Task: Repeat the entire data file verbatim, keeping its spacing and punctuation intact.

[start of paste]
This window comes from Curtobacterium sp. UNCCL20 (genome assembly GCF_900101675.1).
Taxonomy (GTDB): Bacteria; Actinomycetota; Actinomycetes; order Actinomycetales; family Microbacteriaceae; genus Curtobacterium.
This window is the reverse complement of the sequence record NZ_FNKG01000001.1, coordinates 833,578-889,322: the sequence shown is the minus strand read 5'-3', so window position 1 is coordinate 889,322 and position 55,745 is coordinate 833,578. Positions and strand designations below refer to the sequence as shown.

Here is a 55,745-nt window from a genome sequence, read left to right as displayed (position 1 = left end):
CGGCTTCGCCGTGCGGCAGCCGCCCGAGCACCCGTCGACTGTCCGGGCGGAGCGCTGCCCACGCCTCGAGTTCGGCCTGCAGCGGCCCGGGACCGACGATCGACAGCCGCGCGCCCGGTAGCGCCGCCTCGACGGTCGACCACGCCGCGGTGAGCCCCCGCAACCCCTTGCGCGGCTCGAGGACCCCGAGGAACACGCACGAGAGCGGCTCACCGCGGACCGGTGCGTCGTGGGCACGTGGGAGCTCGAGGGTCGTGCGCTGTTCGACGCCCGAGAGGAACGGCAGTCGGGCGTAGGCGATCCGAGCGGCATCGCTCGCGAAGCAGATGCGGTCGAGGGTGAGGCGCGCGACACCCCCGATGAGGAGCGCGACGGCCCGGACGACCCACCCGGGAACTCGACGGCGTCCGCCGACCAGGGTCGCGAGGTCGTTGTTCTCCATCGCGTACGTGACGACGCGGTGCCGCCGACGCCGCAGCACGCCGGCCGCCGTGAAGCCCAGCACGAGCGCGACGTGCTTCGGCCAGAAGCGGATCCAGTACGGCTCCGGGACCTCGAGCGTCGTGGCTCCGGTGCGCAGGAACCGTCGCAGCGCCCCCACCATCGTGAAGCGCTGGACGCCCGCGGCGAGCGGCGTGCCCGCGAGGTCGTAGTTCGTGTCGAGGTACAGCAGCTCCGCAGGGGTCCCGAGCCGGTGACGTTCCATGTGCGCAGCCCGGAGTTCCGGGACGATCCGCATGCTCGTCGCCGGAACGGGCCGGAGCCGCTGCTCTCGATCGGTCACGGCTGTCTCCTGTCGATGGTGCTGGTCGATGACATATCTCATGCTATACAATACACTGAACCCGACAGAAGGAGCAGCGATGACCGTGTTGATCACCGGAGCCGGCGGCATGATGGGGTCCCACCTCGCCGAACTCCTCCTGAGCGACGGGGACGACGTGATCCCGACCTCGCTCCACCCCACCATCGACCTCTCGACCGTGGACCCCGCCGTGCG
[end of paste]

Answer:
This window comes from Curtobacterium sp. UNCCL20 (genome assembly GCF_900101675.1).
Taxonomy (GTDB): Bacteria; Actinomycetota; Actinomycetes; order Actinomycetales; family Microbacteriaceae; genus Curtobacterium.
This window is the reverse complement of the sequence record NZ_FNKG01000001.1, coordinates 833,578-889,322: the sequence shown is the minus strand read 5'-3', so window position 1 is coordinate 889,322 and position 55,745 is coordinate 833,578. Positions and strand designations below refer to the sequence as shown.

Here is a 55,745-nt window from a genome sequence, read left to right as displayed (position 1 = left end):
CGGCTTCGCCGTGCGGCAGCCGCCCGAGCACCCGTCGACTGTCCGGGCGGAGCGCTGCCCACGCCTCGAGTTCGGCCTGCAGCGGCCCGGGACCGACGATCGACAGCCGCGCGCCCGGTAGCGCCGCCTCGACGGTCGACCACGCCGCGGTGAGCCCCCGCAACCCCTTGCGCGGCTCGAGGACCCCGAGGAACACGCACGAGAGCGGCTCACCGCGGACCGGTGCGTCGTGGGCACGTGGGAGCTCGAGGGTCGTGCGCTGTTCGACGCCCGAGAGGAACGGCAGTCGGGCGTAGGCGATCCGAGCGGCATCGCTCGCGAAGCAGATGCGGTCGAGGGTGAGGCGCGCGACACCCCCGATGAGGAGCGCGACGGCCCGGACGACCCACCCGGGAACTCGACGGCGTCCGCCGACCAGGGTCGCGAGGTCGTTGTTCTCCATCGCGTACGTGACGACGCGGTGCCGCCGACGCCGCAGCACGCCGGCCGCCGTGAAGCCCAGCACGAGCGCGACGTGCTTCGGCCAGAAGCGGATCCAGTACGGCTCCGGGACCTCGAGCGTCGTGGCTCCGGTGCGCAGGAACCGTCGCAGCGCCCCCACCATCGTGAAGCGCTGGACGCCCGCGGCGAGCGGCGTGCCCGCGAGGTCGTAGTTCGTGTCGAGGTACAGCAGCTCCGCAGGGGTCCCGAGCCGGTGACGTTCCATGTGCGCAGCCCGGAGTTCCGGGACGATCCGCATGCTCGTCGCCGGAACGGGCCGGAGCCGCTGCTCTCGATCGGTCACGGCTGTCTCCTGTCGATGGTGCTGGTCGATGACATATCTCATGCTATACAATACACTGAACCCGACAGAAGGAGCAGCGATGACCGTGTTGATCACCGGAGCCGGCGGCATGATGGGGTCCCACCTCGCCGAACTCCTCCTGAGCGACGGGGACGACGTGATCCCGACCTCGCTCCACCCCACCATCGACCTCTCGACCGTGGACCCCGCCGTGCG